The Corner

Education

Civic Education Should Unite Americans, Not Divide Us

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National Review has recently published two pieces that describe a movement to reinvigorate civics, and reestablish the subject as a centerpiece of K–12 education, as a move toward “woke” civics.

These two stories by Stanley Kurtz appear more interested in fueling divisions than they are in giving a factual accounting of what we are actually trying to accomplish: The goal of iCivics and the CivXNow coalition is to ensure that every K–12 student receives a high-quality civic education. To sustain our constitutional democracy requires that every new generation gain an understanding of our government, the rule of law, and our history.

Instead of divisions, we seek common ground — because the civic education for which we advocate is rooted in civil discourse. How we get through this conflict and come to agreement is a civics lesson in and of itself.

Civic discourse begins with knowing the facts, so that all parties can build their arguments based on truth. So, here are some of the truths about iCivics, the civic education nonprofit founded in 2009 by Justice Sandra Day O’Connor, and CivXNow, the cross-ideological coalition of organizations that are working together to bring civics back into the forefront of K–12 education.

We believe that civic education starts with explaining the fundamentals of how our constitutional democracy works. Why are our institutions and processes designed to operate as they do? What are the roles of the executive, judicial, and legislative branches? What powers are reserved to the states, and why?

We also believe that modern civics goes further and tackles the hard questions that we must ask ourselves as Americans in this precarious moment in our history: How can we have strongly differing partisan views yet talk them through civilly? How do we motivate civic agency and sustain our constitutional democracy? What is the spirit of both argument and compromise that the complex politics of our constitutional democracy is meant to foster? How do we reconcile racial injustice with our country’s ideals of equality? And yes, how do we give the complete narrative of America’s plural, yet shared story?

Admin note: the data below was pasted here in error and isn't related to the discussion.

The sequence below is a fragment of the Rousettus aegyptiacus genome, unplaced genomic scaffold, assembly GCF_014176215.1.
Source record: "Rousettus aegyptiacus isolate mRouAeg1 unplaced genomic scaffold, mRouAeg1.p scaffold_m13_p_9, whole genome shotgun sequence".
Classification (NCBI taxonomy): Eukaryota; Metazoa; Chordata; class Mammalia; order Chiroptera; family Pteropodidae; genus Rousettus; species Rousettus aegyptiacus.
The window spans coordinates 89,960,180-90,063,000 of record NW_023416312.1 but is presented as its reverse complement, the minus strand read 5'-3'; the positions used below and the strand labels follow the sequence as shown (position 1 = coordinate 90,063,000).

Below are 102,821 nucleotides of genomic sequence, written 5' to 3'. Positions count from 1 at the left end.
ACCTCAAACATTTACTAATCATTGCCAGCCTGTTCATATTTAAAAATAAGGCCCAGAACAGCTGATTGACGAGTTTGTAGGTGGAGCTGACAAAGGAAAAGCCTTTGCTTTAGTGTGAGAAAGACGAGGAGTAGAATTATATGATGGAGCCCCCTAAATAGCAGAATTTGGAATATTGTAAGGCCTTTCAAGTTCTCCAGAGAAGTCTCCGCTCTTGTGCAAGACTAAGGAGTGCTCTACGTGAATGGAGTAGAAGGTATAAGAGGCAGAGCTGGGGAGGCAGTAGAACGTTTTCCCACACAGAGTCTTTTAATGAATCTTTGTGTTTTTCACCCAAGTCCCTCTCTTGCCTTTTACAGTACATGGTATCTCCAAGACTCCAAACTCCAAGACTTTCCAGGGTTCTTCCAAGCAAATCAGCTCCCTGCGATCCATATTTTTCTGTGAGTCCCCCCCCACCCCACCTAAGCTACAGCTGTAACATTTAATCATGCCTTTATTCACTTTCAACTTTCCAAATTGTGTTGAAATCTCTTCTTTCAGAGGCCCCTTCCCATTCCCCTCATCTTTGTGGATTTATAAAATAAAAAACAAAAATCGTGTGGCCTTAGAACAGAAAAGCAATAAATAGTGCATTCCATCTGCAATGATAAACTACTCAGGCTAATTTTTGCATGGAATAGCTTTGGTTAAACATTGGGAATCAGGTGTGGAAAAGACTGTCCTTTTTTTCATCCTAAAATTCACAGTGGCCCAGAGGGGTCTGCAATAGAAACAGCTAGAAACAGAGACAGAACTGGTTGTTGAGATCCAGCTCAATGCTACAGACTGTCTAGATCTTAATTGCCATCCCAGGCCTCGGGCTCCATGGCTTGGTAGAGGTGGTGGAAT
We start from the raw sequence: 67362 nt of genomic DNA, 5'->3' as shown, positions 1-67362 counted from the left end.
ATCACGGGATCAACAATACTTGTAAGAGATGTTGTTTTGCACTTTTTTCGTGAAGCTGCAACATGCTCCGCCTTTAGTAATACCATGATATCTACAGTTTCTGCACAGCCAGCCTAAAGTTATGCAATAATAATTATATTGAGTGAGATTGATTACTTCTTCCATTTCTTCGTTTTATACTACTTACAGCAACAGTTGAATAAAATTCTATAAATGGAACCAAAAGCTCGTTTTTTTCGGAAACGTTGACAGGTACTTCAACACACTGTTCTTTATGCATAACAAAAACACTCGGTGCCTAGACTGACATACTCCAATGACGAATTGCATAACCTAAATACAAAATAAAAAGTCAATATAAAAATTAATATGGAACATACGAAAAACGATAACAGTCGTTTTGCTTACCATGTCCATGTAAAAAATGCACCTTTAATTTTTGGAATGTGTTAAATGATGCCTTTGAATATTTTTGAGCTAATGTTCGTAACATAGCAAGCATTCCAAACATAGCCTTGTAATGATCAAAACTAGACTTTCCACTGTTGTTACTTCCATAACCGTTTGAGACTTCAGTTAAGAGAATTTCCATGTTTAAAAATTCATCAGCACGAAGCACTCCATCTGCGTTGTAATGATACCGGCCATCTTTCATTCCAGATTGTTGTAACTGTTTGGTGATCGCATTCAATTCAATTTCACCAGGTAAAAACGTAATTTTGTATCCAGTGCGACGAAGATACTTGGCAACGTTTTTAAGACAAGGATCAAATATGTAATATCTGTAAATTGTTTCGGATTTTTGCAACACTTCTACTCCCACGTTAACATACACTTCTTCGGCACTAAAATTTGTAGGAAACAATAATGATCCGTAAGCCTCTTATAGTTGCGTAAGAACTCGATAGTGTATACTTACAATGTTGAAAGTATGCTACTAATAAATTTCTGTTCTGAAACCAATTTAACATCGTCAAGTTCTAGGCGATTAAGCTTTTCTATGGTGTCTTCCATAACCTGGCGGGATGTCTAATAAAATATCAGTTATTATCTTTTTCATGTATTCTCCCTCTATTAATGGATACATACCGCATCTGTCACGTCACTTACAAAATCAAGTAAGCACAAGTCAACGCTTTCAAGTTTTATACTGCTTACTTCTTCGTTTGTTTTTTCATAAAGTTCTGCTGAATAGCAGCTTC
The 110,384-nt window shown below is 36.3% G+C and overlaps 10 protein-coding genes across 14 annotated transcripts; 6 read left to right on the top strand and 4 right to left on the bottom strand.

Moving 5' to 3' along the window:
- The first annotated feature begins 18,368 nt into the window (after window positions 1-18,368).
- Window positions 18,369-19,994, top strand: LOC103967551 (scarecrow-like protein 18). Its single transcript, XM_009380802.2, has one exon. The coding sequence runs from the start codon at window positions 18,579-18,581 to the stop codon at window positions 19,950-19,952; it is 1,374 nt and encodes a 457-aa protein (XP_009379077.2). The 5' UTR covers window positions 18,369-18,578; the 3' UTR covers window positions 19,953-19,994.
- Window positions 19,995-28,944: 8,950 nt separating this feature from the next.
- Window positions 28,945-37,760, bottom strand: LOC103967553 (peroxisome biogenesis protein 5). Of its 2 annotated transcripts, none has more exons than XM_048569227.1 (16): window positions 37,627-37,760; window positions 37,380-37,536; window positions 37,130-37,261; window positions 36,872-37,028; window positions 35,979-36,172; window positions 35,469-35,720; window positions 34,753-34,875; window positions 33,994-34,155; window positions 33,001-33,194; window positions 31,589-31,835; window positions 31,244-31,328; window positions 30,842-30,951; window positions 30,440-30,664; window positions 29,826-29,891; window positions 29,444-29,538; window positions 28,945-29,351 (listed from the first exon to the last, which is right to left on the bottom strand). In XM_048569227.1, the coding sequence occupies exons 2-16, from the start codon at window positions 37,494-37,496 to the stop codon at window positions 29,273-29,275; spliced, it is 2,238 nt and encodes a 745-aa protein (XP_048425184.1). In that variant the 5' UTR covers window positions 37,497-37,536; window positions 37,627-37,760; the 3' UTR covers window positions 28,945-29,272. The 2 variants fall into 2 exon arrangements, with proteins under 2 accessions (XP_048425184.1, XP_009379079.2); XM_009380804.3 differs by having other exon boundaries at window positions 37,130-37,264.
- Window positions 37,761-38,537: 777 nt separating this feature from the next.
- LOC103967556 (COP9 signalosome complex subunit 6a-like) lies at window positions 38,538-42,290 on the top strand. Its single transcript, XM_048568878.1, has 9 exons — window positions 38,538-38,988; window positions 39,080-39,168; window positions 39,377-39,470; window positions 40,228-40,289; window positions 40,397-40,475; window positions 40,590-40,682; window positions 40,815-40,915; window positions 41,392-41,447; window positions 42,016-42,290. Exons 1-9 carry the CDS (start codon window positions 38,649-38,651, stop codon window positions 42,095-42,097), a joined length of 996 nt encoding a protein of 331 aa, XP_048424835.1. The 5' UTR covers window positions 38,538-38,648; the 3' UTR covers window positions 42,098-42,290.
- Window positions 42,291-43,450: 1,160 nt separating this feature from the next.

Here are some other facts about us that you should know so that we can have a productive conversation:

iCivics itself is non-partisan. Our mission is to ensure that every student receives a high-quality civic education and becomes engaged in — and beyond — the classroom. The schools that use iCivics content are all over the country, in districts that reflect the entire electoral map of the United States. iCivics serves all of them. The 120,500 teachers and 7.6 million students who use iCivics annually will attest to this.

CivXNow is a coalition of many diverse organizations. These include more than 150 institutions, foundations, universities, and civic education providers that span the ideological spectrum. And it includes such organizations such as the Ronald Reagan Institute, the Y, the Girl Scouts of the U.S., the American Bar Association, and over 150 other institutions and civics providers.

And let us dispel some of the mistruths that have recently been published by stating some other facts:

  • The articles state that iCivics and CivXNow were “closely involved in the development of that Illinois Civics campaign to bring so-called anti racism and Critical Race Theory into the classroom.” We had no involvement in this legislation whatsoever.
  • While some members of our coalition are action civics providers, the amount of action civics in schools today is extremely small compared with other civic education instructional methods represented in our coalition.
  • iCivics and CivXNow do not advocate — and have never advocated — the adoption of a national curriculum. The bipartisan “Educating For Democracy Act,” which we support, proposes that grants to improve civic education be given to states. The only requirement is that they participate in the National Assessment of Educational Progress (“The Nation’s Report Card) exam in history and civics. This is a bipartisan bill co-introduced by Senators John Cornyn (R., Texas) and Chris Coons (D., Del.), and Representatives Tom Cole (R., Okla.) and Rosa DeLauro of Connecticut (D., Conn.).

Americans are troubled by the state of our country, and civic education offers a way forward. Frank Luntz — in a recent pro-bono poll conducted for CivXNow — found that civic education is the most popular solution to what ails our country among a representative sample of the American electorate. Because of disinvestment in civic education, we as a country are not giving our young people what they need to inherit our constitutional democracy. And we believe that we, working together, can fix that problem, but only if we put country first, seek common ground, and abandon the culture war.

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